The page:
There was a time in my childhood when we had this dish ONCE A WEEK! My mom was trying to perfect her version of lomi, which was (then) the all time favorite of my brother. To tell you the truth, after the first 6 weeks, I grew rather tired of it.
Fast forward to the present, where hubby chooses lomi at almost ALL the Chinese restaurants that we go to! And while lomi STILL does not make it to my favorite food list, seeing as hubby seems to adore the dish, here is my version...
How to make lomi -
500g Lomi noodles, parboiled, rinsed and drained
shallots (at least 6 pieces), sliced
4 slices of ginger
8 cloves garlic, minced
50 to 100 grams pork liver, sliced thinly
1 piece (100g approx) liempo, sliced into thin strips
1 tablespoon hebi (dried shrimps), rehydrated
8 pieces squid balls, halved
8 pieces small dried shitake mushrooms, rehydrated (4 large ones, halved)
about 1/4 cup dried "tenga ng daga" (woodear fungus), rehydrated, sliced into strips
1 medium carrot, julienned
about 6 cups chicken stock
1 stalk celery, sliced diagonally (celery leaves to be used too)
Baguio pechay or shredded cabbage
1 tablespoon oyster sauce
2 to 4 tablespoons soy sauce
shao xing wine (rice wine)
salt and pepper, to taste
cornstarch dispersed in water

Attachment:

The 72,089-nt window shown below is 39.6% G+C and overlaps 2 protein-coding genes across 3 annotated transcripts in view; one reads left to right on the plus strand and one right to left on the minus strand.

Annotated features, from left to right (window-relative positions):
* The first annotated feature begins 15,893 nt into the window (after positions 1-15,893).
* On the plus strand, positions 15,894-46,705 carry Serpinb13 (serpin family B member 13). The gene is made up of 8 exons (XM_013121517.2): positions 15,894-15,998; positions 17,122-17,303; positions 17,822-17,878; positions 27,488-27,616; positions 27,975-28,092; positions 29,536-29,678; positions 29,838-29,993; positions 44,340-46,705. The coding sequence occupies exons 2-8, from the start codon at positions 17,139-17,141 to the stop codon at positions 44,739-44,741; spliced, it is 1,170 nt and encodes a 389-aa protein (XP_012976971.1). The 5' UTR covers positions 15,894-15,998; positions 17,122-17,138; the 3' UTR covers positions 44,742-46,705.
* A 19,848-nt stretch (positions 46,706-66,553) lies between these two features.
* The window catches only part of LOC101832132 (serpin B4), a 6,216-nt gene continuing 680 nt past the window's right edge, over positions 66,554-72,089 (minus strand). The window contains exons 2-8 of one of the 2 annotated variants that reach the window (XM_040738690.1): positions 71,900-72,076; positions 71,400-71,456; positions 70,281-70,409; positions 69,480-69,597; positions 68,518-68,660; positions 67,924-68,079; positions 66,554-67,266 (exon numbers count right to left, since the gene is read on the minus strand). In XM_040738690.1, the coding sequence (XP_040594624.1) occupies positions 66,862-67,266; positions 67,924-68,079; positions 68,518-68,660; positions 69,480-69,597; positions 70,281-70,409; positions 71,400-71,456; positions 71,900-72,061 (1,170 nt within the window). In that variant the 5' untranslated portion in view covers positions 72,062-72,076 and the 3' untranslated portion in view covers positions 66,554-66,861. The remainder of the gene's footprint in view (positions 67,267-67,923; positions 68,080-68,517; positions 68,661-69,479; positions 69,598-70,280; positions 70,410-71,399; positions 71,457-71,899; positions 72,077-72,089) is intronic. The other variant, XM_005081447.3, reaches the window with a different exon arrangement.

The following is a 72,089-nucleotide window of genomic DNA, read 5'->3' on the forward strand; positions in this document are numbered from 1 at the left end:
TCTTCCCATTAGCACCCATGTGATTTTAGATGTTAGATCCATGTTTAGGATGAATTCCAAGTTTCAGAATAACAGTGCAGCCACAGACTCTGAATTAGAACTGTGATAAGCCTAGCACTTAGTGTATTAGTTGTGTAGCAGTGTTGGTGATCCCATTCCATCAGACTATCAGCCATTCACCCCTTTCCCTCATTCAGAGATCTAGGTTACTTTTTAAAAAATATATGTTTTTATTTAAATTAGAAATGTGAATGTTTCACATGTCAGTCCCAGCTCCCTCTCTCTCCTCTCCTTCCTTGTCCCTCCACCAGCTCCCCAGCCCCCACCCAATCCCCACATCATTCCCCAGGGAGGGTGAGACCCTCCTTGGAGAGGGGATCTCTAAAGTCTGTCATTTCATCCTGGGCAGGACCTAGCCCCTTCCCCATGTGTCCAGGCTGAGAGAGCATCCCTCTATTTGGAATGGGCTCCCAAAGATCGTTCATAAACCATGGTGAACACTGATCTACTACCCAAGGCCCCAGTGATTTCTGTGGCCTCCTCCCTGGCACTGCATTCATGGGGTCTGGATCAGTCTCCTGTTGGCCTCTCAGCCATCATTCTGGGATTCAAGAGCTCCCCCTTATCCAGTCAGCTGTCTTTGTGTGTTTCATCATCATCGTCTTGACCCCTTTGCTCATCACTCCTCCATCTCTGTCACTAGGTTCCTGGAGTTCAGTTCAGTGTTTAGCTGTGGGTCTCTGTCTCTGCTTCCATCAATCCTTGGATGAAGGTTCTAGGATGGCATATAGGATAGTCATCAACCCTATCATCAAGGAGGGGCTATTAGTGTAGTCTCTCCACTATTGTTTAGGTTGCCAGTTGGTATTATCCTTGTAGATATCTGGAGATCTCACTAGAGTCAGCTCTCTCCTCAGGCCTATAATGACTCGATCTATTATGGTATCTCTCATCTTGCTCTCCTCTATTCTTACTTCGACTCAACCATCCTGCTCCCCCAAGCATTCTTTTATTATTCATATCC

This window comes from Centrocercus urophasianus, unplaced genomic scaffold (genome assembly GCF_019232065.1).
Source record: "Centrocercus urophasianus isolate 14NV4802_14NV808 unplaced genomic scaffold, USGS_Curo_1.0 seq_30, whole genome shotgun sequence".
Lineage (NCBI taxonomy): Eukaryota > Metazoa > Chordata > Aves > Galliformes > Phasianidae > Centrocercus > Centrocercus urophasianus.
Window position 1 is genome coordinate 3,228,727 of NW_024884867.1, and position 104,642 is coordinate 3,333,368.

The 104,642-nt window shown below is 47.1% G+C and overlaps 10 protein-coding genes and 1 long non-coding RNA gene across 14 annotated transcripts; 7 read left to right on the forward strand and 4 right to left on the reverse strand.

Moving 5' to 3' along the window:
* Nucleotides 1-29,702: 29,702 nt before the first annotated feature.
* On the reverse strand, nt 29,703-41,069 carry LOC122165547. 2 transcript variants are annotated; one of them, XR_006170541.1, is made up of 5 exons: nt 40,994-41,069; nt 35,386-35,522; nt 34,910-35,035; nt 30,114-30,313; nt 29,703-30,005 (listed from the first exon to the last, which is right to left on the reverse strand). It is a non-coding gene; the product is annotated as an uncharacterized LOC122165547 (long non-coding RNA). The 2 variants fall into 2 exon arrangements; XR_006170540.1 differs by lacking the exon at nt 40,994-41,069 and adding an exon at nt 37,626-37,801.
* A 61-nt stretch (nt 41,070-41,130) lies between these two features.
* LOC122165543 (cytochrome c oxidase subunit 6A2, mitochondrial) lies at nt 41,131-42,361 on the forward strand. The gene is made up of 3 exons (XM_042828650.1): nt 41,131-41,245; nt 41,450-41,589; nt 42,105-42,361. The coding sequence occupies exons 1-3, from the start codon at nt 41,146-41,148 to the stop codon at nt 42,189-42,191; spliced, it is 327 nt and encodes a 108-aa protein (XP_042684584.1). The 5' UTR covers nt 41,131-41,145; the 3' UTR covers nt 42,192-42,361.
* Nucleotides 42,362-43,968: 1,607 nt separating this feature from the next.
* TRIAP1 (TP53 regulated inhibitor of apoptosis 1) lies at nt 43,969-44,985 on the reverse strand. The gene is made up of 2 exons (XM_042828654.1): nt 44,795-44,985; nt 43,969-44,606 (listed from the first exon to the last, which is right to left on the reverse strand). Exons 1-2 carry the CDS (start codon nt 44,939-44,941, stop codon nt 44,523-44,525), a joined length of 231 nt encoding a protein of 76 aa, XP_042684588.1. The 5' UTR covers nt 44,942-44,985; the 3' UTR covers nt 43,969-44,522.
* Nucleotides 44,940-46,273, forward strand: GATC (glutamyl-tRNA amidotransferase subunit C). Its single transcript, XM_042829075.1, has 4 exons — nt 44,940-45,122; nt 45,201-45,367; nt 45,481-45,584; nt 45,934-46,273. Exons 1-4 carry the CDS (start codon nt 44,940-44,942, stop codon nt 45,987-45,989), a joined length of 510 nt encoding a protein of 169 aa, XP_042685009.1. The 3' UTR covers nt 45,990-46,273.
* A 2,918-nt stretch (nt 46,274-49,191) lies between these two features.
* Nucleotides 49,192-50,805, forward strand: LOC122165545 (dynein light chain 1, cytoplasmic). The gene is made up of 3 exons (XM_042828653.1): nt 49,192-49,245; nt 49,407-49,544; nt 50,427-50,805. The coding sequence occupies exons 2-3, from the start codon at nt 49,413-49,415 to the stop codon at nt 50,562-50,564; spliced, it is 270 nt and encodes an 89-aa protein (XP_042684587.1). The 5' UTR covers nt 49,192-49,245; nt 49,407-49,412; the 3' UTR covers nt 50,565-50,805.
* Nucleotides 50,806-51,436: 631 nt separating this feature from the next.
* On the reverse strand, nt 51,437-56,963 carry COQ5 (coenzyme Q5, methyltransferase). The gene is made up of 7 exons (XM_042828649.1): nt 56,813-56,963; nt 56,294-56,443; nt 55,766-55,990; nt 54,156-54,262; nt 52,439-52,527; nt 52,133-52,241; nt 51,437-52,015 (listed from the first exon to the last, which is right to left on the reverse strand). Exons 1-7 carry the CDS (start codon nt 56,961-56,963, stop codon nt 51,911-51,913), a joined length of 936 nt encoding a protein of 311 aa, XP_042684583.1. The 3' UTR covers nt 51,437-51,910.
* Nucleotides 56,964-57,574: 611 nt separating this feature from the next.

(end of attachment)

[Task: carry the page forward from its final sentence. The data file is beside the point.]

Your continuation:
2 to 3 eggs, beaten lightly
For the garnish:
1 to 2 stalks leeks, green part only, sliced diagonally
dash sesame oil
Heat oil over low heat and brown the shallots (keep heat on low). (Hubby says that the browned shallots are the secret ingredient to a truly yummy lomi.) When the shallots have browned, remove them from the oil and set the heat to high.
When the oil is very, very hot. Drop in the liver (careful, the oil may splatter) and saute only until half done; set aside.
Saute the ginger and garlic (add more oil, if necessary). Add pork belly strips; splash with shao xing wine and 1 tablespoon soy sauce. Add the dried shrimp (discard the soaking liquid). Stir fry a few seconds.
Add the quartered balls, mushrooms, woodear fungus, and carrot strips. (Feel free to add any other items like kikiam, squid, chicken strips, boiled quail eggs, etc.). Season with oyster sauce and soy sauce (use a light hand, it's always easier to add seasonings later but it's quite difficult to fix a too salty dish). Stir fry a few seconds then pour in the stock. Add the celery. Cook until boiling and let simmer a few minutes, stirring occasionally. Add the noodles. Adjust seasonings. Cook until simmering.
Adjust the broth to preferred "soupiness". Thicken with cornstarch water. Check seasonings again. Let simmer again. Then, while stirring constantly, slowly pour in beaten eggs, while stirring. Remove from heat immediately. Add back the half-cooked liver.
Before serving, garnish lomi with a few drops of sesame oil, leeks, cilantro and browned shallots. Serve with calamansi and fresh ground pepper on the side.
Perfect on a gloomy, rainy day...